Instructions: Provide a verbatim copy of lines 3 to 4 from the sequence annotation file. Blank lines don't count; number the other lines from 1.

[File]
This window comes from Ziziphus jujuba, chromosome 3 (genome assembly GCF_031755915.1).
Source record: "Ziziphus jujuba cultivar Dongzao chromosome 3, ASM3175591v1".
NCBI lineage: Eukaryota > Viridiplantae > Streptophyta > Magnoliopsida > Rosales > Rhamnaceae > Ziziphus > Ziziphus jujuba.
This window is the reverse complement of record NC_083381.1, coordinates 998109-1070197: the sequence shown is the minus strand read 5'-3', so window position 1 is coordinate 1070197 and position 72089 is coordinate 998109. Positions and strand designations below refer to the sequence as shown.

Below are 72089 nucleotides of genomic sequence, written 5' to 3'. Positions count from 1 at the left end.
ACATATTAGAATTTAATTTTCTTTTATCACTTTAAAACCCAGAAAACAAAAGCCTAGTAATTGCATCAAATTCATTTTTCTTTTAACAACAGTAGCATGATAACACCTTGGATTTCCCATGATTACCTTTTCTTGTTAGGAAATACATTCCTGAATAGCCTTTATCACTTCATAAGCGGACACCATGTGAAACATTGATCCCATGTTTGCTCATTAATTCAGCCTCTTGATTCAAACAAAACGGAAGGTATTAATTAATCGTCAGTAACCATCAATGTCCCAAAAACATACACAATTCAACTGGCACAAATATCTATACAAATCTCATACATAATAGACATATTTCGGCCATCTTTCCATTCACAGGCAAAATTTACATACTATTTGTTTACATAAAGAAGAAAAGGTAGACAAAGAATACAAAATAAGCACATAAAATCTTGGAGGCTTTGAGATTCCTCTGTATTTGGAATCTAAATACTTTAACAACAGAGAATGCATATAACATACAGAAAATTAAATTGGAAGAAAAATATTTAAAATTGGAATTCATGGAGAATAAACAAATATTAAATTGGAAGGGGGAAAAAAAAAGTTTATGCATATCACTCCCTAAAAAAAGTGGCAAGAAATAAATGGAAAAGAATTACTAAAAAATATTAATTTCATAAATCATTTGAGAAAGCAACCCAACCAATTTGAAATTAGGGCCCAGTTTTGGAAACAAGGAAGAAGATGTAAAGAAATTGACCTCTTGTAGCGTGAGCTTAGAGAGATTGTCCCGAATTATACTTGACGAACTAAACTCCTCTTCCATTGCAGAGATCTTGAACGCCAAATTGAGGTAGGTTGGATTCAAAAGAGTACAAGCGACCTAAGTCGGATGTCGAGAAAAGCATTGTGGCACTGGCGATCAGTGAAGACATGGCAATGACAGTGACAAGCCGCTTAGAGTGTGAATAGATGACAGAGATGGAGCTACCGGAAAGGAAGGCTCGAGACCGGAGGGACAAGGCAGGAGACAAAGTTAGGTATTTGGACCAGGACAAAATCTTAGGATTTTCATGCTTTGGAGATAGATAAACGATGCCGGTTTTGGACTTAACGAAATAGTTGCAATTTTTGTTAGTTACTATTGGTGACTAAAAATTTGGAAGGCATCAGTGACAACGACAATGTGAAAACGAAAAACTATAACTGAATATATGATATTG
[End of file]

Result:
NCBI lineage: Eukaryota > Viridiplantae > Streptophyta > Magnoliopsida > Rosales > Rhamnaceae > Ziziphus > Ziziphus jujuba.
This window is the reverse complement of record NC_083381.1, coordinates 998109-1070197: the sequence shown is the minus strand read 5'-3', so window position 1 is coordinate 1070197 and position 72089 is coordinate 998109. Positions and strand designations below refer to the sequence as shown.